Mel Cappe spent more than 30 years in the Canadian public service, most recently as the High Commissioner for Canada to the United Kingdom of Great Britain and Northern Ireland. He served in a number of senior policy positions, was Canada’s top public servant as Clerk of the Privy Council, and has been Special Advisor to Prime Minister Jean Chrétien. Since 2006, he has served as President of the Institute for Research on Public Policy. He will be participating in the McGill Institute for the Study of Canada’s 2009 conference, Public Policy in Crisis? Understanding Policy-Making in Canada, on March 26 and 27.
Q: In your experience, what is the most common source of new public policy ideas?
It used to be that research branches of political parties and platforms were the source of ideas. That is less and less the case as they now focus on Question Period. That is a non-partisan critique, as it applies to all parties. The public service has a responsibility to be attuned to ideas from all sources — academe, NGOs, think tanks, and interest groups — and most importantly, to generate ideas themselves. (It won’t surprise you that I think the role of think tanks is increasingly significant.) Analysis and research should be the foundation for problem identification and policy solutions.
What is the biggest obstacle standing between an innovative policy idea and its implementation?
Lack of analysis, lack of simplification, and lack of complexity. You will have to attend the conference to get the full answer.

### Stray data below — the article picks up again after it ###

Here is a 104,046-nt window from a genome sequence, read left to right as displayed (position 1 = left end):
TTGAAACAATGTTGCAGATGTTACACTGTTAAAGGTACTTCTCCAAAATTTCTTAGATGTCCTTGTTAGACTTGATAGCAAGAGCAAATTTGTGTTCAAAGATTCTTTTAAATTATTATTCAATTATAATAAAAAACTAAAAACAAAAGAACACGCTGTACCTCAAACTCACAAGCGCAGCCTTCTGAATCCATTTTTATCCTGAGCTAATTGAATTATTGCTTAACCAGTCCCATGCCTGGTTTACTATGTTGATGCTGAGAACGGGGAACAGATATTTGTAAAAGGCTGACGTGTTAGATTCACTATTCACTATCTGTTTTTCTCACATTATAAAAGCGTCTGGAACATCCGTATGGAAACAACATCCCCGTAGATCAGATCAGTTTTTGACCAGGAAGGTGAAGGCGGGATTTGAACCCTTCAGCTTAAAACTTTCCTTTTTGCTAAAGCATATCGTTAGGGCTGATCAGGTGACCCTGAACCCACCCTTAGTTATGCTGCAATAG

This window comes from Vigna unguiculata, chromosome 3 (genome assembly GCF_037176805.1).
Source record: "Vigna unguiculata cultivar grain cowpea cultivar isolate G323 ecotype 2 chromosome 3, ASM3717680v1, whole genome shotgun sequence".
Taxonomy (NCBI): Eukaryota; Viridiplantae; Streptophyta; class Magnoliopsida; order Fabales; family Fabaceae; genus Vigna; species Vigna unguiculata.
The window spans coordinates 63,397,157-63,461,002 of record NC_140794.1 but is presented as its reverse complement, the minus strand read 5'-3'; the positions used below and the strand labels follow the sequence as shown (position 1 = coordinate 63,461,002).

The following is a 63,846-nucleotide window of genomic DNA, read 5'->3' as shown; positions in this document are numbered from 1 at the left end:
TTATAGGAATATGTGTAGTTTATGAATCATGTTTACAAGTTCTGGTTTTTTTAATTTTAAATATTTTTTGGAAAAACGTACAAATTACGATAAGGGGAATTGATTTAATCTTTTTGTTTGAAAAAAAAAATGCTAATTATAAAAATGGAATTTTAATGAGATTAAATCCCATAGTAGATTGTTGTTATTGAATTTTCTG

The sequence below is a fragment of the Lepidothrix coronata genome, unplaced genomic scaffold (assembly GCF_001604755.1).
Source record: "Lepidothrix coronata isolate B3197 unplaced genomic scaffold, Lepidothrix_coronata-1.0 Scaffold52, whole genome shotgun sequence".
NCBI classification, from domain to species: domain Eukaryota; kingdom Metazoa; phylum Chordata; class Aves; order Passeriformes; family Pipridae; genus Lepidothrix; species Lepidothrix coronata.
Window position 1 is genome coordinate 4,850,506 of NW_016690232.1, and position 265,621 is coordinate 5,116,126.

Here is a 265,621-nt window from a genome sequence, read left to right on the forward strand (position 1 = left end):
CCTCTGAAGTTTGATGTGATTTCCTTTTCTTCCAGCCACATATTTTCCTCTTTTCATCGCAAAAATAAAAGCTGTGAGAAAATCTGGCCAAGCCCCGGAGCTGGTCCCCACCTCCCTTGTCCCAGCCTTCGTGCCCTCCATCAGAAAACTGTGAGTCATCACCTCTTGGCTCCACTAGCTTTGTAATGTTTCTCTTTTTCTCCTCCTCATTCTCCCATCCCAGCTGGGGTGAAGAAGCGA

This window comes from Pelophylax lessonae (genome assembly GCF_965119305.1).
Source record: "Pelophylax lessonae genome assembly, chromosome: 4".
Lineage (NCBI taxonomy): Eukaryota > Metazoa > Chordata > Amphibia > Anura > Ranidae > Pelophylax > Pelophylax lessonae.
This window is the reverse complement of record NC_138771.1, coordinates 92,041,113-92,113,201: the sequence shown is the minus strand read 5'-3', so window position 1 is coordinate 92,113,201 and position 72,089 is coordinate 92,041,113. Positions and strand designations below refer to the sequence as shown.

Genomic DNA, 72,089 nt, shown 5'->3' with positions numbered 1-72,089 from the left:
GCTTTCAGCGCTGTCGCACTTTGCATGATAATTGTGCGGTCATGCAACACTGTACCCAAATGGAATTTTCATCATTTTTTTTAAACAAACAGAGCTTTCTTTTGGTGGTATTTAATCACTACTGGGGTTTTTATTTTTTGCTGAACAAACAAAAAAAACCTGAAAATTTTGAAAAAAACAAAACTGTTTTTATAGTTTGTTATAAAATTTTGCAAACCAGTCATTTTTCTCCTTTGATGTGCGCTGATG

At the conference, you will sit on a panel discussing policy-making in times of crisis. The recent financial crisis has caused governments around the world to quickly cobble together important fiscal policy. Do such crisis situations help or hinder the policy-making process?
Rahm Emanuel, Chief of Staff to President Obama, has been quoted as saying it would be a shame to let a crisis go to waste. They stimulate creativity and thus help. But it helps to have thought about these things first. Officials who have background studies and innovative policy solutions in their bottom drawers help nourish the policy process in response to crises. It is not unhappy that Ben Bernanke did his PhD on the Great Depression. It is depressing that no one had anticipated 9/11. The policy response to such crises requires care, discipline, and thoughtfulness. We have the luxury in Canada of being more measured in our response to such crises. We did not overreact to Enron as the U.S. Sarbanes-Oxley regulations did.
Which matters more to policy-makers: scientific evidence or public opinion polls?
I am increasingly concerned about policy-based evidence as opposed to evidence-based policy…as it should be done. The role of analysis and research as a foundation for good policy is fundamental. Unfortunately, I fear it is honoured too often in the breach. As a small-d democrat, when someone says that decision was just “political,” I defend it. Politics is good. But good policy should make good politics.